My guess is there are a lot of people out there working with older versions of PaintShop Pro wondering whether it’s worth upgrading to the new version – PaintShop Pro X4. People stick with older versions of software not just to avoid the cost of upgrading, but often because they’re familiar with what they’ve been using for years and don’t feel the need for the new features on offer. But new software is about more than just features and the revised PaintShop Pro X4 UI (User Interface) makes working with the application so much easier I’d argue that alone is worth the cost of an upgrade.
Incidentally, there’s been a lot of jiggery pokery with the PaintShop Pro branding since Corel took the helm, here’s the recent chronology if you’re using an older version and want to know how many generations out of date you are:
PaintShop Pro X4
PaintShop Photo Pro X3
PaintShop pro Photo X2
PaintShop pro Photo X1
PaintShop pro Photo X
PaintShop Pro 9
Even if you’re working with PaintShop Photo Pro X3 you should seriously think about upgrading as the new interface design makes life so much easier and help you to better organise your workflow. The new design divides the workspace on three tabs – Manage, Adjust and Edit.
This screen grab shows PaintShop Pro X4′s Manage workspace. There are 4 areas – the Navigation palette over on the left, the Organizer palette in the middle, and the Preview palette on the right with the Info palette underneath it. The Navigation palette has two tabs so you can browse all the files and folders on your computer or organise the Collections tab with only those folders that contain photos. You can also create Smart Collections (saved searches) on the Collections tab. In Preview mode, shown below, the Preview palette moves centre stage and the Organizer drops down below it. You use the Manage workspace to review, delete, tag, caption and otherwise organise your photos. There’s also a Quick review mode (double-click a thumbnail to enter it) that shows images full screen with zoom, rotate, delete and rating tools.
The Adjust Workspace replaces what used to be called Express Lab. Here you can carry out ‘everyday’ editing – rotating, cropping, tonal and colour correcting and even a bit of retouching with the Red-eye and Makeover tools. If you’re not too confident about how to improve the look of your photos in terms of tone and colour the Smart Photo Fix Tool can take care of that for you.
If you’re still working with a very old version of PaintShop Pro, the Edit workspace will be the most familiar to you, but even that has changed a lot. This is where you’ll find all the ‘conventional’ photo editing tools and features – Selection tools, Layers, Layer masks, Adjustment Layers, brush tools, text etc.
These three workspaces provide the opportunity to establish a workflow for your photo editing, but you don’t have to use them. You could just dive straight into the Edit workspace, open a photo from your hard drive and get stuck in, which is probably what you do now if your using an older version of PaintShop Pro.
As I’ve said, I think this division of the PaintShop Pro UI into tabbed workspaces is one of the highlights of PaintShop Pro Photo X4. But there are some other new features you might also be interested in. Here’s a brief tour of the major new features and what you can expect from them.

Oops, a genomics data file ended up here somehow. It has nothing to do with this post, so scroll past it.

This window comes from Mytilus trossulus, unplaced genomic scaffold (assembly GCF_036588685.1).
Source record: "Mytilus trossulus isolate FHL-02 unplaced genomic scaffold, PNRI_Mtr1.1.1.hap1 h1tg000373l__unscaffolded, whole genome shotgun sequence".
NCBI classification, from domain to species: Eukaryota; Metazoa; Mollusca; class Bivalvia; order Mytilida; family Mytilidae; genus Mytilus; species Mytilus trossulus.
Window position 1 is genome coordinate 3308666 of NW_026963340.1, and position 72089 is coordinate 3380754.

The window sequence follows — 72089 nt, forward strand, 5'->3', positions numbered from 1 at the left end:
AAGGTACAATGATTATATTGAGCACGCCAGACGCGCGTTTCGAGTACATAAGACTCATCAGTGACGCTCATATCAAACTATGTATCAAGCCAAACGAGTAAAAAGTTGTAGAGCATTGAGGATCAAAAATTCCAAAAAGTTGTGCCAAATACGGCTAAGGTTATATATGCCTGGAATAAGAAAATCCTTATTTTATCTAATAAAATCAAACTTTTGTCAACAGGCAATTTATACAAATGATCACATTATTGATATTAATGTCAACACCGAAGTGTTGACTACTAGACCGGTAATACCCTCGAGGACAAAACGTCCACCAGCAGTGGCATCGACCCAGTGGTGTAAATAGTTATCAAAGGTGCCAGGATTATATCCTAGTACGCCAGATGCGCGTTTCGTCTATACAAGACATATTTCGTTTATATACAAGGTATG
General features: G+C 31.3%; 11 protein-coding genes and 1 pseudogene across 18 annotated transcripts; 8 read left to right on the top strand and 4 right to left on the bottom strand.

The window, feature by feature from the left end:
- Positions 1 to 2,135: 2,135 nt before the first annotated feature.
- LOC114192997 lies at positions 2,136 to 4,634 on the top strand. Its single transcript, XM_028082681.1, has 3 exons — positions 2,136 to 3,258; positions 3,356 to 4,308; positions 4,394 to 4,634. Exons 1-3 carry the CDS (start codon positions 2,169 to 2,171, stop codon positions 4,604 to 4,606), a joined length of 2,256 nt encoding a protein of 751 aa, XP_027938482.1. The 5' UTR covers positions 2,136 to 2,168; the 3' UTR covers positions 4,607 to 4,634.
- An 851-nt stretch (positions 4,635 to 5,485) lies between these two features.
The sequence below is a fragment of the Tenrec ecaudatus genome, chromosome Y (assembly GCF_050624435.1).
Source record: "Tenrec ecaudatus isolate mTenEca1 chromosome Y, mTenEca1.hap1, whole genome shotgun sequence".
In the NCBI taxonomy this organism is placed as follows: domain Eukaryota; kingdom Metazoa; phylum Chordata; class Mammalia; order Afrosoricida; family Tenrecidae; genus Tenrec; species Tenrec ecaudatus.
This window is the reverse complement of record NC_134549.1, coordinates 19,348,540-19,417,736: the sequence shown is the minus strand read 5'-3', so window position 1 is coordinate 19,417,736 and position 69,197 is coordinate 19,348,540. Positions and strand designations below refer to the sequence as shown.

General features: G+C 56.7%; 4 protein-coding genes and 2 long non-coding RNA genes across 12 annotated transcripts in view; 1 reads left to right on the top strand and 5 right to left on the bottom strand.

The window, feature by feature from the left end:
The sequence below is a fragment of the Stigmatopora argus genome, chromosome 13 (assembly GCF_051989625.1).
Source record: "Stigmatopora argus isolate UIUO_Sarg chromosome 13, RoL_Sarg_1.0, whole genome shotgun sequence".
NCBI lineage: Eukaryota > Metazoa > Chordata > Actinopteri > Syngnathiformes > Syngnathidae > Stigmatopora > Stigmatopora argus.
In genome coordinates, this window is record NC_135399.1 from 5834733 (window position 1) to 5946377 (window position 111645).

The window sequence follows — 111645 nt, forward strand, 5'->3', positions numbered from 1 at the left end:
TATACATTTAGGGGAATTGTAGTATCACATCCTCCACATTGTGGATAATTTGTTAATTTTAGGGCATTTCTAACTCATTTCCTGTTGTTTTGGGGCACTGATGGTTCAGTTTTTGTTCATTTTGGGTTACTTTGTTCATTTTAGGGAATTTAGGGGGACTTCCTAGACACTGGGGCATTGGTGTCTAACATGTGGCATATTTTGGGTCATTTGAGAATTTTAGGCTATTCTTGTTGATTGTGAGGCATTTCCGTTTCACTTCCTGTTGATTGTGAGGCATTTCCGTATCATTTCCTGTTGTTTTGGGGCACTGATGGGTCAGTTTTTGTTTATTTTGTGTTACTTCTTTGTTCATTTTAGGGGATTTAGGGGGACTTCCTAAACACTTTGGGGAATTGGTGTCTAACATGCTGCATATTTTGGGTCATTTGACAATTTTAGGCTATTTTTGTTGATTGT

The old HDR Photomerge has been replaced with a completely redesigned feature called HDR Exposure merge. This is a massive improvement with a new merge algorithm that’s much more effective than the old one and an interface that’s much easier to use and includes a variety of presets. There’s also a new Batch Merge feature that works on multiple bracketed sets of photos.
Revised with a much larger preview area, a histogram and new highlight recovery options.
Fill Light does the same thing as the old Fill Flash tool, only much more effectively. Clarity is a local contest enhancer that makes your pictures pop.
It adds a vignette. Not the most exciting tool in the box, but look at how popular vignettes have become.
Truth be told, PaintShop Pro X4′s new Flickr and Facebook up loaders are quite poor, even for a first effort. You’re better off sticking with the web-based uploaders.
You know that tilt-shift effect? Some people aren’t heartily sick of seeing it everywhere. If you’re one of them you’re going to have a lot of fun.
This is another of the new features that I’m not altogether in love with. The idea is great, you can combine the best bits of several photos to produce one good one. The implementation, sadly, is not cool. It only really works if you have the camera mounted on a tripod and the subjects don’t move around too much. I’ve had very limited success with it on handheld shots, but it might work better for weddings and other situations where people are formally posed.
That’s it for my quick round up of the interface improvements and major new features in PaintShop Pro X4. If there’s anything important you think I’ve left out, or you don’t agree with, feel free to comment. Check back for upcoming tutorials on how to use some of these new features, and look out for the latest edition of my book PaintShop Pro X4 for Photographers due out from Focal Press in February 2012.